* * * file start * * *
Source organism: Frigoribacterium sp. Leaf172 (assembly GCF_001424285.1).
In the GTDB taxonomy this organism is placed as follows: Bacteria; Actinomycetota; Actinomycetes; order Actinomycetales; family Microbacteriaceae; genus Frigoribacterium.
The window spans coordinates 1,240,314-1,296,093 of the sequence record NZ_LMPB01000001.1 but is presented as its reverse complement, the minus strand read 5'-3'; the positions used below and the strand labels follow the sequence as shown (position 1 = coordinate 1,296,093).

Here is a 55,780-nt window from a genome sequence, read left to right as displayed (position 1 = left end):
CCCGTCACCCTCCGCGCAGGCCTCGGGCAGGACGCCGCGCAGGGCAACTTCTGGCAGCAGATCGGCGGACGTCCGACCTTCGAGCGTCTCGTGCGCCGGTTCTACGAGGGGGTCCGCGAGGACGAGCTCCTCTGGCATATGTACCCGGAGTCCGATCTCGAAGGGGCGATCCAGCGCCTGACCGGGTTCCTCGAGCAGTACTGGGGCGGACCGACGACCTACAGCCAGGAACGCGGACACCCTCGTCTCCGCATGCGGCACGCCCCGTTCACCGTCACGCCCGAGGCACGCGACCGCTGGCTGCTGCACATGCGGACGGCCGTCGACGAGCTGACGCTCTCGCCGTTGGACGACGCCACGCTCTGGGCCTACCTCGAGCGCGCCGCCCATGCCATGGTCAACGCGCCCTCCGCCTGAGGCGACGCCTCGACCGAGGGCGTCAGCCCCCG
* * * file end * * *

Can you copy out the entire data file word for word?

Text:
Source organism: Frigoribacterium sp. Leaf172 (assembly GCF_001424285.1).
In the GTDB taxonomy this organism is placed as follows: Bacteria; Actinomycetota; Actinomycetes; order Actinomycetales; family Microbacteriaceae; genus Frigoribacterium.
The window spans coordinates 1,240,314-1,296,093 of the sequence record NZ_LMPB01000001.1 but is presented as its reverse complement, the minus strand read 5'-3'; the positions used below and the strand labels follow the sequence as shown (position 1 = coordinate 1,296,093).

Here is a 55,780-nt window from a genome sequence, read left to right as displayed (position 1 = left end):
CCCGTCACCCTCCGCGCAGGCCTCGGGCAGGACGCCGCGCAGGGCAACTTCTGGCAGCAGATCGGCGGACGTCCGACCTTCGAGCGTCTCGTGCGCCGGTTCTACGAGGGGGTCCGCGAGGACGAGCTCCTCTGGCATATGTACCCGGAGTCCGATCTCGAAGGGGCGATCCAGCGCCTGACCGGGTTCCTCGAGCAGTACTGGGGCGGACCGACGACCTACAGCCAGGAACGCGGACACCCTCGTCTCCGCATGCGGCACGCCCCGTTCACCGTCACGCCCGAGGCACGCGACCGCTGGCTGCTGCACATGCGGACGGCCGTCGACGAGCTGACGCTCTCGCCGTTGGACGACGCCACGCTCTGGGCCTACCTCGAGCGCGCCGCCCATGCCATGGTCAACGCGCCCTCCGCCTGAGGCGACGCCTCGACCGAGGGCGTCAGCCCCCG